Early in the 1980s, the ICC announced that “the years of truth” — i.e., years of growing class confrontation — lay ahead. In a sense, this was true, as economic restructuring brought on by crisis led capital to be written off wholesale in many old industrial centers. Production was instead transferred to low-wage economies like China. Workers fought a desperate rearguard action to stop this, but striking to save a job when capitalists are already prepared to it write off as constant capital is never a comfortable position. Demoralization set in as the class began to retreat. However, supporters of the idea that the historic course was leading toward greater class confrontation did not foresee this dynamic. Only with the collapse of the USSR and the Eastern Bloc did they call for a reevaluation. Still, even then there was no suggestion that the historic course had ever been wrong. Rather, it was just that neither the workers nor the capitalists had succeeded in fully imposing their agendas. The fact that workers’ living standards have declined consistently since 1979, or that restructuration has destroyed entire communities in the meantime, does not seem to enter into this balance sheet.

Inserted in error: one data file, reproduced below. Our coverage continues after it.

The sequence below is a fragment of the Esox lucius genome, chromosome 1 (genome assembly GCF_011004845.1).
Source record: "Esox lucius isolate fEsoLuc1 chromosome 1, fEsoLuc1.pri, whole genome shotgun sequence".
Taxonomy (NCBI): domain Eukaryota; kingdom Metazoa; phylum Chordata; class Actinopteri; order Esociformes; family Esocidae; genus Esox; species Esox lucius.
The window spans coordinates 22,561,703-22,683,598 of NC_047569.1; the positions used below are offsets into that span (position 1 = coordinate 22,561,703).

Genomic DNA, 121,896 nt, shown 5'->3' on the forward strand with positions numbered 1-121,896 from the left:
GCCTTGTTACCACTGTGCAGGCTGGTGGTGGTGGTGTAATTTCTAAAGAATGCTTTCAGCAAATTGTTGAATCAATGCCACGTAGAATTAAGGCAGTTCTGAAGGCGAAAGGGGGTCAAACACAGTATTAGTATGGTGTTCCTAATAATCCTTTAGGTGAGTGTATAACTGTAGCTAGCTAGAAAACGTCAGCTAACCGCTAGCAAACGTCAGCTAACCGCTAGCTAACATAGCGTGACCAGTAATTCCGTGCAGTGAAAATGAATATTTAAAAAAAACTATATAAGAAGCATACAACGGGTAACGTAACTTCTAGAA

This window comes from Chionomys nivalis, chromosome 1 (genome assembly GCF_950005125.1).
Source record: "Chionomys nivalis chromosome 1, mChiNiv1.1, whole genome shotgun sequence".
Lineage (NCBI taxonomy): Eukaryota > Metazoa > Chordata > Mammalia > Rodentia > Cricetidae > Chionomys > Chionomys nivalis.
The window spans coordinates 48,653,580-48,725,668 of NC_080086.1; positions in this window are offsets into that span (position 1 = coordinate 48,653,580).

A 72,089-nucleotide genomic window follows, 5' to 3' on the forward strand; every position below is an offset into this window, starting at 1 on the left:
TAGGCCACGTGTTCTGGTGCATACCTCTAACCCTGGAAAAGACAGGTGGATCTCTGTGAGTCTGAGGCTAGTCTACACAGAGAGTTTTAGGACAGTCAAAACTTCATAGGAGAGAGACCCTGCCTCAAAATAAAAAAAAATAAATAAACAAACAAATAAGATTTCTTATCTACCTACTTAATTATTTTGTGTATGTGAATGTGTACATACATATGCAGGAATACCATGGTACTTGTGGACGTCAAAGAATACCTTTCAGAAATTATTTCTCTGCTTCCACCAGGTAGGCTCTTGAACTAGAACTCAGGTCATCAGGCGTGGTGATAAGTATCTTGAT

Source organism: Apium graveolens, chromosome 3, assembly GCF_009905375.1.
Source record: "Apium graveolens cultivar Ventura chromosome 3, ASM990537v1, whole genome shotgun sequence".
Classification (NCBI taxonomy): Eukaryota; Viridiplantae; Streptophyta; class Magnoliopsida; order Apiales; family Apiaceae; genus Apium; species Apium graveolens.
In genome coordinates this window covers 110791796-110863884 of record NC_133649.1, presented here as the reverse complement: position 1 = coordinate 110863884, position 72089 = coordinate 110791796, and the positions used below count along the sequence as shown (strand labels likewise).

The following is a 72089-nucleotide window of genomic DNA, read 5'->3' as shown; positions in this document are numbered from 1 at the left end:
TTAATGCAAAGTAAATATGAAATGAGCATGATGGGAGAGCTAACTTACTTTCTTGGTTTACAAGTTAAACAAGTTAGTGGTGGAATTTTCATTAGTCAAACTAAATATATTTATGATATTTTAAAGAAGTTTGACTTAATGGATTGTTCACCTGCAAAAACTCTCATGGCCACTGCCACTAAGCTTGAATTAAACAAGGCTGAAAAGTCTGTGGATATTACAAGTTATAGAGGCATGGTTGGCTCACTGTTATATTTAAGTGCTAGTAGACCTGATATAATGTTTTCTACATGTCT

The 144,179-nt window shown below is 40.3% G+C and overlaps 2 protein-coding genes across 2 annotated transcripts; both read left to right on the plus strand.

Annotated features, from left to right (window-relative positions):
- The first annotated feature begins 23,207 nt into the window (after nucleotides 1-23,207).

Instead, a more “postmodern” analysis prevailed. Capitalism was now decomposing. (This new metaphor suggested that decadence was not enough. Now things were really, really decadent.) One material factor this did not take into account, however, is that capitalist crisis has not gone away. Many mechanisms exist by which to either manage the crisis or raise the rate of profit over the decades. Yet the fact remains — as stubborn today as it was in 1971 — that the overaccumulation of capital means productivity can only be revived through massive devaluation of capital. Today, only the kind of destruction brought about by widespread war could achieve this. Again, this leads back to the perspective we have held since the beginning of the imperialist epoch: “War or revolution” is posed as a dilemma, or as the only way out of the increasing contradictions of the system. Those who dance about, claiming the situation is not urgent or that we do not need to start building an international proletarian party based on the experience of the communist left, have their heads in the sand.
Of course, the precondition for the formation of any future party is class struggle itself. But it also depends on the active work of revolutionaries today. Should the revolutionary minority enter into a passive relationship with ongoing struggles, any chance at understanding the complex dialectical relations between poles of party and class is thereby foreclosed. It is like claiming history will solve itself, and forgets that real human beings make history — a retreat into passive contemplation. And at a time when the capitalist crisis looks to be worsening rather than improving, when capitalism is preparing its own reactionary “solutions,” when the ecological degradation of the planet demonstrates daily its threat to our existence, the last thing we need is to “wait and see.”